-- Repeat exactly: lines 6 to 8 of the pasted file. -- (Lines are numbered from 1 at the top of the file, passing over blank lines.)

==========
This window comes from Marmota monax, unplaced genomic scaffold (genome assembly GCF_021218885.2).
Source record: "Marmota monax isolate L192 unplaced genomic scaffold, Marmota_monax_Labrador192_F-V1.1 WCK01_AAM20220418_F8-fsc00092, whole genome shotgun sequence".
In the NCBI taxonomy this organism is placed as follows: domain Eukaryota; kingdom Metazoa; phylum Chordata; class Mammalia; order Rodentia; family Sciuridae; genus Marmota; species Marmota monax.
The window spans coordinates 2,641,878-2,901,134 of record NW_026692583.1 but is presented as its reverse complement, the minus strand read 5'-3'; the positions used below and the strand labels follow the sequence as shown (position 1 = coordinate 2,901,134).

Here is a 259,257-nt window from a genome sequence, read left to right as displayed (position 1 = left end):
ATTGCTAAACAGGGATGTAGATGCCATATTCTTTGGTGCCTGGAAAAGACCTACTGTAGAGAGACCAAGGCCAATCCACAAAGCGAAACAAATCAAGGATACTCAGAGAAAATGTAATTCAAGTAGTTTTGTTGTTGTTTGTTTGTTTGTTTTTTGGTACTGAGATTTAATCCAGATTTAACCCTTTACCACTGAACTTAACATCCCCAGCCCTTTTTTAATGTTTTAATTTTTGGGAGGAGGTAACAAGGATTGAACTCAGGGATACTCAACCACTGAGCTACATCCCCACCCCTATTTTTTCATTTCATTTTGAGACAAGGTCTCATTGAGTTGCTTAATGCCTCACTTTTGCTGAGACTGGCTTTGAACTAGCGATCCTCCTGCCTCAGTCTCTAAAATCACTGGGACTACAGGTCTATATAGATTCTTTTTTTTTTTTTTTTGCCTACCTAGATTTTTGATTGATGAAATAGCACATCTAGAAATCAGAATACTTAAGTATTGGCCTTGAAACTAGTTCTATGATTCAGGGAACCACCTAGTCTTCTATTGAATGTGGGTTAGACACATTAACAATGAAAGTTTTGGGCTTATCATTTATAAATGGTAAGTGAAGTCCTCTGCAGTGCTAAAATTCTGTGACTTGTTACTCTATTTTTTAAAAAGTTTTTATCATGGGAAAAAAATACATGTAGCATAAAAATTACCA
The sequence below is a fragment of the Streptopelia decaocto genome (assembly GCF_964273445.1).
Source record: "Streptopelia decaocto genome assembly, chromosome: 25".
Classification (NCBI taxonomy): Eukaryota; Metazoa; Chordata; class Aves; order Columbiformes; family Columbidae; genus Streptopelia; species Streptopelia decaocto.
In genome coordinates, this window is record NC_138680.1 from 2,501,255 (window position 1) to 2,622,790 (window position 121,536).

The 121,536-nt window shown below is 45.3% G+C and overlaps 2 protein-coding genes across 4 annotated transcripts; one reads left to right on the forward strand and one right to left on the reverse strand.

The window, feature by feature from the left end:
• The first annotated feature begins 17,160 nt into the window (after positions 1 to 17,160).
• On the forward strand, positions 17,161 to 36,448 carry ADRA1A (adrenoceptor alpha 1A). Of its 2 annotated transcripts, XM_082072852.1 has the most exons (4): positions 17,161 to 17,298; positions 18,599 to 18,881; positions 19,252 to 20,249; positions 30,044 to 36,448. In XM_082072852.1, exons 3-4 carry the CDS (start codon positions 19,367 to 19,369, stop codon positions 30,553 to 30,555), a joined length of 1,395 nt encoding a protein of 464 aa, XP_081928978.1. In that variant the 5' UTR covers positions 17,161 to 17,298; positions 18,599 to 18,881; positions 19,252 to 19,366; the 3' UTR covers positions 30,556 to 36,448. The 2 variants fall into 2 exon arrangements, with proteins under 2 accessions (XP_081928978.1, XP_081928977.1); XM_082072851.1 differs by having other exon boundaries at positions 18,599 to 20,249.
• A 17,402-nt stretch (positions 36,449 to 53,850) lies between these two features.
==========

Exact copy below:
ATTGCTAAACAGGGATGTAGATGCCATATTCTTTGGTGCCTGGAAAAGACCTACTGTAGAGAGACCAAGGCCAATCCACAAAGCGAAACAAATCAAGGATACTCAGAGAAAATGTAATTCAAGTAGTTTTGTTGTTGTTTGTTTGTTTGTTTTTTGGTACTGAGATTTAATCCAGATTTAACCCTTTACCACTGAACTTAACATCCCCAGCCCTTTTTTAATGTTTTAATTTTTGGGAGGAGGTAACAAGGATTGAACTCAGGGATACTCAACCACTGAGCTACATCCCCACCCCTATTTTTTCATTTCATTTTGAGACAAGGTCTCATTGAGTTGCTTAATGCCTCACTTTTGCTGAGACTGGCTTTGAACTAGCGATCCTCCTGCCTCAGTCTCTAAAATCACTGGGACTACAGGTCTATATAGATTCTTTTTTTTTTTTTTTTGCCTACCTAGATTTTTGATTGATGAAATAGCACATCTAGAAATCAGAATACTTAAGTATTGGCCTTGAAACTAGTTCTATGATTCAGGGAACCACCTAGTCTTCTATTGAATGTGGGTTAGACACATTAACAATGAAAGTTTTGGGCTTATCATTTATAAATGGTAAGTGAAGTCCTCTGCAGTGCTAAAATTCTGTGACTTGTTACTCTATTTTTTAAAAAGTTTTTATCATGGGAAAAAAATACATGTAGCATAAAAATTACCA
The sequence below is a fragment of the Streptopelia decaocto genome (assembly GCF_964273445.1).
Source record: "Streptopelia decaocto genome assembly, chromosome: 25".